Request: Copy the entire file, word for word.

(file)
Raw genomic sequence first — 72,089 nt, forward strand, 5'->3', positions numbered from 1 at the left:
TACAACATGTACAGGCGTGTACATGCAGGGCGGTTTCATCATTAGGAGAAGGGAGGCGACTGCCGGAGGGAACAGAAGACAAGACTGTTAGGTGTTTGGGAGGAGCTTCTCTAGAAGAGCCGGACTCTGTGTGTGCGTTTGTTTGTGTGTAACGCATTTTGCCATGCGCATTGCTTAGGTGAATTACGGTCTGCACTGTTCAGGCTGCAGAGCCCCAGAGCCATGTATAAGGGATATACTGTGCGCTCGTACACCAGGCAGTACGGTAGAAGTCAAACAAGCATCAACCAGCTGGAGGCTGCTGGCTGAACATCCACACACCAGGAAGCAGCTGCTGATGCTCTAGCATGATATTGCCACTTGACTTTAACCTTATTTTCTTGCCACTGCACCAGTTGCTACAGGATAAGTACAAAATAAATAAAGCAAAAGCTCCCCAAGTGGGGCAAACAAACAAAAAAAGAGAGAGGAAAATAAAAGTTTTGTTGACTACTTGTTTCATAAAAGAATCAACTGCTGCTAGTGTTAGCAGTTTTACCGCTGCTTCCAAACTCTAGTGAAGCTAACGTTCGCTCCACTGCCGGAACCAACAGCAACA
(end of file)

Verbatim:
Raw genomic sequence first — 72,089 nt, forward strand, 5'->3', positions numbered from 1 at the left:
TACAACATGTACAGGCGTGTACATGCAGGGCGGTTTCATCATTAGGAGAAGGGAGGCGACTGCCGGAGGGAACAGAAGACAAGACTGTTAGGTGTTTGGGAGGAGCTTCTCTAGAAGAGCCGGACTCTGTGTGTGCGTTTGTTTGTGTGTAACGCATTTTGCCATGCGCATTGCTTAGGTGAATTACGGTCTGCACTGTTCAGGCTGCAGAGCCCCAGAGCCATGTATAAGGGATATACTGTGCGCTCGTACACCAGGCAGTACGGTAGAAGTCAAACAAGCATCAACCAGCTGGAGGCTGCTGGCTGAACATCCACACACCAGGAAGCAGCTGCTGATGCTCTAGCATGATATTGCCACTTGACTTTAACCTTATTTTCTTGCCACTGCACCAGTTGCTACAGGATAAGTACAAAATAAATAAAGCAAAAGCTCCCCAAGTGGGGCAAACAAACAAAAAAAGAGAGAGGAAAATAAAAGTTTTGTTGACTACTTGTTTCATAAAAGAATCAACTGCTGCTAGTGTTAGCAGTTTTACCGCTGCTTCCAAACTCTAGTGAAGCTAACGTTCGCTCCACTGCCGGAACCAACAGCAACA